• When treating children, special guidelines should be followed to avoid the disadvantages of under-application or the occurrence of systemic or local adverse effects due to overdosage
  • Laboratory tests for adrenal suppression is performed by some after long periods of therapy and/or treatment of large areas

Local skin effects:

  • Atrophy, striae, purpura
  • Acne, perioral dermatitis, rosacea like rash
  • Increase hair growth
  • Hypopigmentation(whitening)
  • Tinea incognito (masks the appearance of fungal infections)
  • Allergic contact dermatitis to corticosteroids
  • Tachyphylaxis
  • Glaucoma and cataracts when used around eyes

Systemic side effects:

  • Growth suppression
  • Adrenal suppression
  • Most risk in infants
  • Risk if big surface area treated

Side effects are dependent on the active molecule and are generally seen with repeated or prolonged use of very potent and potent topical corticosteroids. Prolonged use of mildy or moderately potent topical corticosteroids may cause side effects.

Growth impairment can be a question when large quantities of topical steroids are used. This has to be balanced against the growth inhibiting effect of long term chronic inflammation such as is produced by the eczema itself.

Predictors Of Side Effects From Topical Corticosteroids:

Using moderate, potent or very potent steroids:

  • Too long
  • Too often
  • Too much
  • Under occlusion
  • On face, folds genitals inner thighs
  • Too young and too old
  • Too extensive an area

Tips For Minimizing Side Effects Of Topical Corticosteroids:

Use moderate, potent or very potent steroids only:

  • Only on thick lesions
  • Only for 2-3 weeks
  • Only once a day application
  • Best effect if used in the early evening
  • If maintenance required use on the weekends only
  • Maintain with weaker steroid or TIMs
  • Frequent moisturizing minimizes the need of medication.
  • Less steroids may be needed if secondary infections are treated

Corticosteroid Allergy:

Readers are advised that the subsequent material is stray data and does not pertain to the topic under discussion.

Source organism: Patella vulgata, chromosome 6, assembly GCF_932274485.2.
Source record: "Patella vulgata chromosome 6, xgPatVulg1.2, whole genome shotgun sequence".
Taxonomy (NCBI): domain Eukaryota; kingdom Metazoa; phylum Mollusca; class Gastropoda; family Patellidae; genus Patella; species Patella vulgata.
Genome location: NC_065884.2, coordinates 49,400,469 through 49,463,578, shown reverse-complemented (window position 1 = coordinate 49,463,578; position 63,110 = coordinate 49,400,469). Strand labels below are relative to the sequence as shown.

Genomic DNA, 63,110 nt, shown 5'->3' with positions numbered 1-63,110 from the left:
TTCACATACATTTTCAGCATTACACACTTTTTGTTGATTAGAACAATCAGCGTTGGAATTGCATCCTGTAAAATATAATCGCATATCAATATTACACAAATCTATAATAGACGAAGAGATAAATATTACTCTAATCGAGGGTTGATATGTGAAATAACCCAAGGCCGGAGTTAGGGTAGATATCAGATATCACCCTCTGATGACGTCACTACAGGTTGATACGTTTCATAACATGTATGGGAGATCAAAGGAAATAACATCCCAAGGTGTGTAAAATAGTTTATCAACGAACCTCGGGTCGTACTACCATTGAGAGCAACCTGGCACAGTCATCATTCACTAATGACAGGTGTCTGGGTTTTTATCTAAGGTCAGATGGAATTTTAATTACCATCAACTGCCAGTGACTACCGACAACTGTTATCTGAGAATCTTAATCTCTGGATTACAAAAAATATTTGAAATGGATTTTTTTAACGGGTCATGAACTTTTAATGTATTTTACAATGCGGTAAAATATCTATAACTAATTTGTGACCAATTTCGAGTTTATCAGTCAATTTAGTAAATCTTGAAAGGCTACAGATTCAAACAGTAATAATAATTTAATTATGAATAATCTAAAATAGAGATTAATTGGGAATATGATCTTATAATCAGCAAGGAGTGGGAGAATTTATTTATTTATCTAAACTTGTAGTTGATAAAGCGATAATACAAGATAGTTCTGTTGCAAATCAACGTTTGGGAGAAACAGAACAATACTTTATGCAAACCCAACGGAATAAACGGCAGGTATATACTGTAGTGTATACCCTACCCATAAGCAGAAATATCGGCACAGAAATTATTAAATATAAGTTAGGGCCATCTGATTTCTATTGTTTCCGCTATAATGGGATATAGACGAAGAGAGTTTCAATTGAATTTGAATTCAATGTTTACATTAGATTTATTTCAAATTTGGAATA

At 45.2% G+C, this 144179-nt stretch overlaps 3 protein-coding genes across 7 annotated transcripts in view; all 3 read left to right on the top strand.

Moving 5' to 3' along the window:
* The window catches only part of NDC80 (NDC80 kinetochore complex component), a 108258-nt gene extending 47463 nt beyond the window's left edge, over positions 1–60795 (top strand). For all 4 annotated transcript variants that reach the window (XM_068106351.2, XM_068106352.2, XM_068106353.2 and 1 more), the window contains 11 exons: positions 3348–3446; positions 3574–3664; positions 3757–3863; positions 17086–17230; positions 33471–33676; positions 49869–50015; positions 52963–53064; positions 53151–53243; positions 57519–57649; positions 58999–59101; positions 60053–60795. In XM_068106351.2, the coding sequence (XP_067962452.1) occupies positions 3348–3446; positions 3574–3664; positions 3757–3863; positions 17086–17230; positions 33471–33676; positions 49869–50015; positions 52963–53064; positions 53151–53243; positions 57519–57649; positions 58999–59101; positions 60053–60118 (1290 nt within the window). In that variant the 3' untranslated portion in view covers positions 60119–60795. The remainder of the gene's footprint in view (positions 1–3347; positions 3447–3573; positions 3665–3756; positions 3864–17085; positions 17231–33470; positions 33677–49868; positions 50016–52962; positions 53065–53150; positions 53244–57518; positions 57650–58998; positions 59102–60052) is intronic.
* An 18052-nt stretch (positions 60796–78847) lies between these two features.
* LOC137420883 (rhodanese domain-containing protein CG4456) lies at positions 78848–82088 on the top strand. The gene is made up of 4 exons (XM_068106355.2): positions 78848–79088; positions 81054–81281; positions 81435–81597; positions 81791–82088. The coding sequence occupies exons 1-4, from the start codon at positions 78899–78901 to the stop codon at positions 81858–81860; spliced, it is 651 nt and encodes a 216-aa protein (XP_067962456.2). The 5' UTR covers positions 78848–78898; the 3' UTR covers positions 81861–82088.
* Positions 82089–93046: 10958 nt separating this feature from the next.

Consider a topical corticosteroid allergy if an eruption that to you would have expected to improve does not. Patch tests would be required for identification.

Combination Therapy:

Topical steroids have been both extensively used and found to be very effective for the treatment of eczema. Concerns about side effects both on the skin and systemically has increased acceptance of the new steroid free alternative. Worries about long term use of a cortisone cream making the skin less responsive to treatment is a potential risk and is occasionally a concern. This may not occur with the topical immunomodulators but longer term studies will be needed to confirm this.

The new topical immunomodulators (TIMS) provide a significant new choice in the treatment of atopic eczema. They are used as a steroid-sparing medications. There is a discussion whether the immunomodulators should be used alone as monotherapy. Good evidence is available to show that using a potent topical cortisone twice a week only will reduce and may prevent eczema flares. If this was combined with intermittent use the immunomodulators this might further reduce flares. However some TIMs may reduce flares on their own.

For locations such as the face, folds and anterior upper chest the topical immunomodulators seem to be effective, well tolerated and free of significant side effects other than initial and minimal burning.

The following charts simplify some of the anti-inflammatory options:

Eczema Maintenance Options With Anti-Inflammatory

Steroids = corticosteroids
TIMS = topical immunomodulators (Protopic, Elidel)

Eczema Maintenance Options With Anti-Inflammatory

Eczema Flare-Up Options with Anti-Inflammatory

Steroids = corticosteroids
TIMS = topical immunomodulators (Protopic, Elidel)

Eczema Flare-Up Options with Anti-Inflammatory